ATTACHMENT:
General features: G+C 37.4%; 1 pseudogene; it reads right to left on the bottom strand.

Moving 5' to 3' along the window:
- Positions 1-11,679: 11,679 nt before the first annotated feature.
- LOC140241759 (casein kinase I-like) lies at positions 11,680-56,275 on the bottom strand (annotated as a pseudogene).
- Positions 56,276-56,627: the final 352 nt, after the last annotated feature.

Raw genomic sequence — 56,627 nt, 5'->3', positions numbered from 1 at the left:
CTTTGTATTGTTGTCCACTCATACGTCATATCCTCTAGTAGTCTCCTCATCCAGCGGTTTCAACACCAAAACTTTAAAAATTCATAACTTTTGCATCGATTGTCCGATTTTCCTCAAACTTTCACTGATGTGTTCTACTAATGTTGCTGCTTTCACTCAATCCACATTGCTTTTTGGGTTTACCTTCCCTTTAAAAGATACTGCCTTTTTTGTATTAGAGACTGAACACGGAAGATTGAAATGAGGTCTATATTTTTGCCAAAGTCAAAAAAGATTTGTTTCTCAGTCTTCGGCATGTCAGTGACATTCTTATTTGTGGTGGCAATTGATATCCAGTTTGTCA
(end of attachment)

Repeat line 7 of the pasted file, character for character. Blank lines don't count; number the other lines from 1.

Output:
CTTTGTATTGTTGTCCACTCATACGTCATATCCTCTAGTAGTCTCCTCATCCAGCGGTTTCAACACCAAAACTTTAAAAATTCATAACTTTTGCATCGATTGTCCGATTTTCCTCAAACTTTCACTGATGTGTTCTACTAATGTTGCTGCTTTCACTCAATCCACATTGCTTTTTGGGTTTACCTTCCCTTTAAAAGATACTGCCTTTTTTGTATTAGAGACTGAACACGGAAGATTGAAATGAGGTCTATATTTTTGCCAAAGTCAAAAAAGATTTGTTTCTCAGTCTTCGGCATGTCAGTGACATTCTTATTTGTGGTGGCAATTGATATCCAGTTTGTCA